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Four Goodhue County cities hire lobbyist to advocate for North Zumbro Sanitary Sewer District project

Zumbrota, Wanamingo, Pine Island and Goodhue will make a capital infrastructure request for the proposed regional wastewater treatment plant during the 2023 legislative session.

City Hall Pine Island.jpg
A person walks into the city council meeting on Tuesday, July 21, 2020, outside the Pine Island City Hall. Pine Island is one of four cities asking for state funding for a new regional wastewater treatment facility.
Traci Westcott / Post Bulletin file photo
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GOODHUE COUNTY — Three of the four cities vying for state funding for a new regional wastewater treatment plant have approved a contract to hire a professional lobbyist to advocate for their capital funding request when Minnesota legislators return to St. Paul in January.

The city councils in Wanamingo and Goodhue passed resolutions affirming the cities' contract with Minneapolis law firm Winthrop & Weinstine on Monday, and the Pine Island City Council did the same at its Tuesday meeting. As for Zumbrota, city administrator Brian Grudem said it's on the city council's Thursday meeting agenda, and he anticipates that the council will approve the plan.

"They've been very supportive of this effort the whole way along," Grudem said.

The cities' lobbyist will back the proposed North Zumbro Sanitary Sewer District, a new regional wastewater treatment plant that would serve all four cities and replace those communities' current, aging treatment plants. The seven-month contract, which begins on Dec. 1, will cost the cities a combined $5,250 each month. Pine Island's resolution approving the contract specifies that the cost will be split equally between each city — $1,312.50 per city per month.

This latest step in advancing the proposed project comes after the cities asked the 2022 Minnesota Legislature for $42 million to help fund the $84 million project — Rep. Steve Drazkowski, R-Mazeppa, introduced that bonding request. But the Legislature didn't advance a bonding bill in its 2022 session, leaving the project on hold for a year.

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"It's been a long road," Grudem said. "We thought we were close the last legislative session, but, of course, they didn't do a bonding bill. So, that put us back to where we are now, and we feel it's important to have a lobbyist to be our eyes and ears and voice up at the Capitol on a daily basis."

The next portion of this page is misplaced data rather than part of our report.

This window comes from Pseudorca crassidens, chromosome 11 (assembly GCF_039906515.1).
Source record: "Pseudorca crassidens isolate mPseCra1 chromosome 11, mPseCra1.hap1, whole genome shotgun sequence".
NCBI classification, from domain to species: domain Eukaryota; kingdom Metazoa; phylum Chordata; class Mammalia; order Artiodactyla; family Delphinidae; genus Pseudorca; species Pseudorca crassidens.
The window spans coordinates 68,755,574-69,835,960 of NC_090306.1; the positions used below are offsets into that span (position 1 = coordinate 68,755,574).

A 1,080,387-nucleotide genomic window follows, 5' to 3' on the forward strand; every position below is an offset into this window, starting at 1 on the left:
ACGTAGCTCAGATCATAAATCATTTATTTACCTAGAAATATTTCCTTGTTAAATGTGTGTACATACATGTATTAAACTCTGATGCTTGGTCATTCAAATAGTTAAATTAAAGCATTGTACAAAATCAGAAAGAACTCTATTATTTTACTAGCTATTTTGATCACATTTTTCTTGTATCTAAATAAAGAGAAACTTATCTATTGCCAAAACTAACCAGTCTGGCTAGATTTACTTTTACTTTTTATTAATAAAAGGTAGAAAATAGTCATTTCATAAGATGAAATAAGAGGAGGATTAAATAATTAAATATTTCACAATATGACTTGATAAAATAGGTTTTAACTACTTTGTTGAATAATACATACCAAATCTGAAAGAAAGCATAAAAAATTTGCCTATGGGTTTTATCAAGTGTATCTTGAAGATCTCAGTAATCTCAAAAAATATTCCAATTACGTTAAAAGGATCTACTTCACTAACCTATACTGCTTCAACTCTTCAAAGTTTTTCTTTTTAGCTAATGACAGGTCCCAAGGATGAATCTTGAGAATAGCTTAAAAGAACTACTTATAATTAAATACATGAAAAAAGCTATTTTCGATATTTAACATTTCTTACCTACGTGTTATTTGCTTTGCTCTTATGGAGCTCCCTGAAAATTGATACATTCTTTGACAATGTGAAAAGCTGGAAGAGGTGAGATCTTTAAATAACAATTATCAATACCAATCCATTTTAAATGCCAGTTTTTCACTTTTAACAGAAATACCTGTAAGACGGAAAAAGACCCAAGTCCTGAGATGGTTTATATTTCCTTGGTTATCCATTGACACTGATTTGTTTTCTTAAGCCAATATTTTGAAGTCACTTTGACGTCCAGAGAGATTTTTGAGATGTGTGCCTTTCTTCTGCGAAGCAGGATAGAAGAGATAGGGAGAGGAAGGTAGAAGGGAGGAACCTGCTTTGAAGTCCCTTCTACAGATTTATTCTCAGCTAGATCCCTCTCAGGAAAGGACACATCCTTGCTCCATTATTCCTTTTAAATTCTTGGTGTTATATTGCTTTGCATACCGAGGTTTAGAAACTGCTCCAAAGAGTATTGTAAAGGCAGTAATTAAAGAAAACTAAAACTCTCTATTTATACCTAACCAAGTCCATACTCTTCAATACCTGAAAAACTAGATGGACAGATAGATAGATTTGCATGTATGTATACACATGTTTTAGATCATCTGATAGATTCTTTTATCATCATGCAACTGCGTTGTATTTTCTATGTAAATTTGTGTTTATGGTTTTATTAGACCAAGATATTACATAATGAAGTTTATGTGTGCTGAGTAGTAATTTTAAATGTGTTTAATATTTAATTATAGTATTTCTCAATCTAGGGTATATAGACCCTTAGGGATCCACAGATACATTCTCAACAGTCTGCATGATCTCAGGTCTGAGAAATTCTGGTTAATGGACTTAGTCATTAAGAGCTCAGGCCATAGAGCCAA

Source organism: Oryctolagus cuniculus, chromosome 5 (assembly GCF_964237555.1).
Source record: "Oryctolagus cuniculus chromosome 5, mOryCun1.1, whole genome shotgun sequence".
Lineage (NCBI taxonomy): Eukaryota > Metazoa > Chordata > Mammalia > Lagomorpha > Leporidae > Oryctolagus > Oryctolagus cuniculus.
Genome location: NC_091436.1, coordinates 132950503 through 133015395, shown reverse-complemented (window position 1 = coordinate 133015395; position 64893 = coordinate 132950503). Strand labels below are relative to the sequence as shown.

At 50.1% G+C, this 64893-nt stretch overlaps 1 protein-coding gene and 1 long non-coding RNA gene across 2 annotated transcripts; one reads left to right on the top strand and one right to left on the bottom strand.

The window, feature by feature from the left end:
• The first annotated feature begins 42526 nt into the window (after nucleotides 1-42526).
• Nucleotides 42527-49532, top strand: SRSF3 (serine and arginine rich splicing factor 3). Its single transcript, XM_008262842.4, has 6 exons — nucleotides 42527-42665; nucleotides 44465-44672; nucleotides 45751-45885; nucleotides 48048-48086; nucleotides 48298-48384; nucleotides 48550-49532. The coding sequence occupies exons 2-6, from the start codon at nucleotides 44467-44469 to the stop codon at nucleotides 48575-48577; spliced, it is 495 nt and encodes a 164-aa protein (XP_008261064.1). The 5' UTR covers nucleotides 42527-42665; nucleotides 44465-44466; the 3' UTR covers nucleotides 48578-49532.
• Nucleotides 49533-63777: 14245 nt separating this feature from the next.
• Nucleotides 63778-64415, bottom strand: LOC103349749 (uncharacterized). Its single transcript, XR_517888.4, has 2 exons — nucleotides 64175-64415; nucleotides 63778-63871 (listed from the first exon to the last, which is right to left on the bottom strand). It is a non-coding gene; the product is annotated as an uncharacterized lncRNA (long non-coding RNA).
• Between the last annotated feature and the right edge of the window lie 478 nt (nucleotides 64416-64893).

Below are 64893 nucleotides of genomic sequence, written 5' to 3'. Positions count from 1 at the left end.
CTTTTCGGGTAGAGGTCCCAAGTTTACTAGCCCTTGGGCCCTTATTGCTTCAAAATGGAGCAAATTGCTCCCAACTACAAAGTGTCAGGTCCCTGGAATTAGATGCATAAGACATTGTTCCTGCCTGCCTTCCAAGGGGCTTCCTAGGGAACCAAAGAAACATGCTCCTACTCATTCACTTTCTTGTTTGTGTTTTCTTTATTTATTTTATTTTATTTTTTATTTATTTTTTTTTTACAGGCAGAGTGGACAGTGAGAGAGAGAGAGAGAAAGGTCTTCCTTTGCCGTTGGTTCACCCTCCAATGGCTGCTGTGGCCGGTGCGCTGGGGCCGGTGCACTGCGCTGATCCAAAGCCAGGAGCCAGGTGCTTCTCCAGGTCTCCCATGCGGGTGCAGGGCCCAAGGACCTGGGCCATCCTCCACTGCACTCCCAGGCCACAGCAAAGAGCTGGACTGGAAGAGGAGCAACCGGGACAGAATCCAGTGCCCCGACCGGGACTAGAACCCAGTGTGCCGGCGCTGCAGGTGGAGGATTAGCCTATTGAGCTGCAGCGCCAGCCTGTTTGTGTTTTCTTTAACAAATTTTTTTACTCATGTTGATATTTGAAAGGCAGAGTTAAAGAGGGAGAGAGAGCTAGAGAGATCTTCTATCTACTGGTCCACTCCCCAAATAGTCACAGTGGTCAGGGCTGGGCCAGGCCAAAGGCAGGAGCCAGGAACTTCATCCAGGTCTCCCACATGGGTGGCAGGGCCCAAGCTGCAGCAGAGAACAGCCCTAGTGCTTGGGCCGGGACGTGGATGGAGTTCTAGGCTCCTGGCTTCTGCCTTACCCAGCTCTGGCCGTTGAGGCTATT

The cities had previously hired Winthrop & Winestine in April and May 2022 to lobby the Legislature to pass capital bonding and American Rescue Plan Act infrastructure funding requests. The Prairie Island Indian Community also helped the cities lobby for that funding.

Pine Island Mayor David Friese said it was frustrating that the Minnesota Legislature — with a $9.3 billion surplus on hand — didn't advance the cities' funding request earlier this year.

Kasson made a request for help with flooding mitigation efforts; four cities including Pine Island and Zumbrota hope to form a regional wastewater sanitation district.

"I don't feel like we were asking for anything that was unnecessary, nor was it unreasonable," Friese said. "It was just frustrating to not have that bonding bill passed, and that's where I really feel that our state leaders failed us on that, just unable to come to a compromise and get that through."

With DFL Gov. Tim Walz securing a second term and DFL majorities in the House and Senate, the bonding request stands a better chance of passing in 2023.

"If that happens, I think you would see this project hit the ground running," Friese said. "Our four communities have done our due diligence, and we're looking at all the different options of getting that project moving forward."

Friese estimates that if the Legislature approves that funding, work would begin on the treatment plant within a year.

In the long term, Grudem said the new facility will be more environmentally and fiscally friendly.

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"We believe that it is better for the environment because we'll have one discharge into this portion of the (Zumbro River) as opposed to four discharges," Grudem said. "Long term, it'd be a savings for all of our communities. We project right now about $500,000 a year in savings."

Friese said the project will have an impact beyond the four collaborating cities.

"It's going to impact the region," Friese said. "It's going to be a template for, I believe, the rest of the state when you have a lot of these smaller communities having to look at how to replace their own sanitary sewer systems. That's why I think having that support up at the Capitol is going to pay dividends in communicating that message to our state legislators."

Dené K. Dryden is the Post Bulletin's region reporter, covering the greater Rochester area. Before joining the Post Bulletin in 2022, she attended Kansas State University and served as an editor for the student newspaper, the Kansas State Collegian, and news director for Wildcat 91.9, K-State's student radio station. Readers can reach Dené at ddryden@postbulletin.com.
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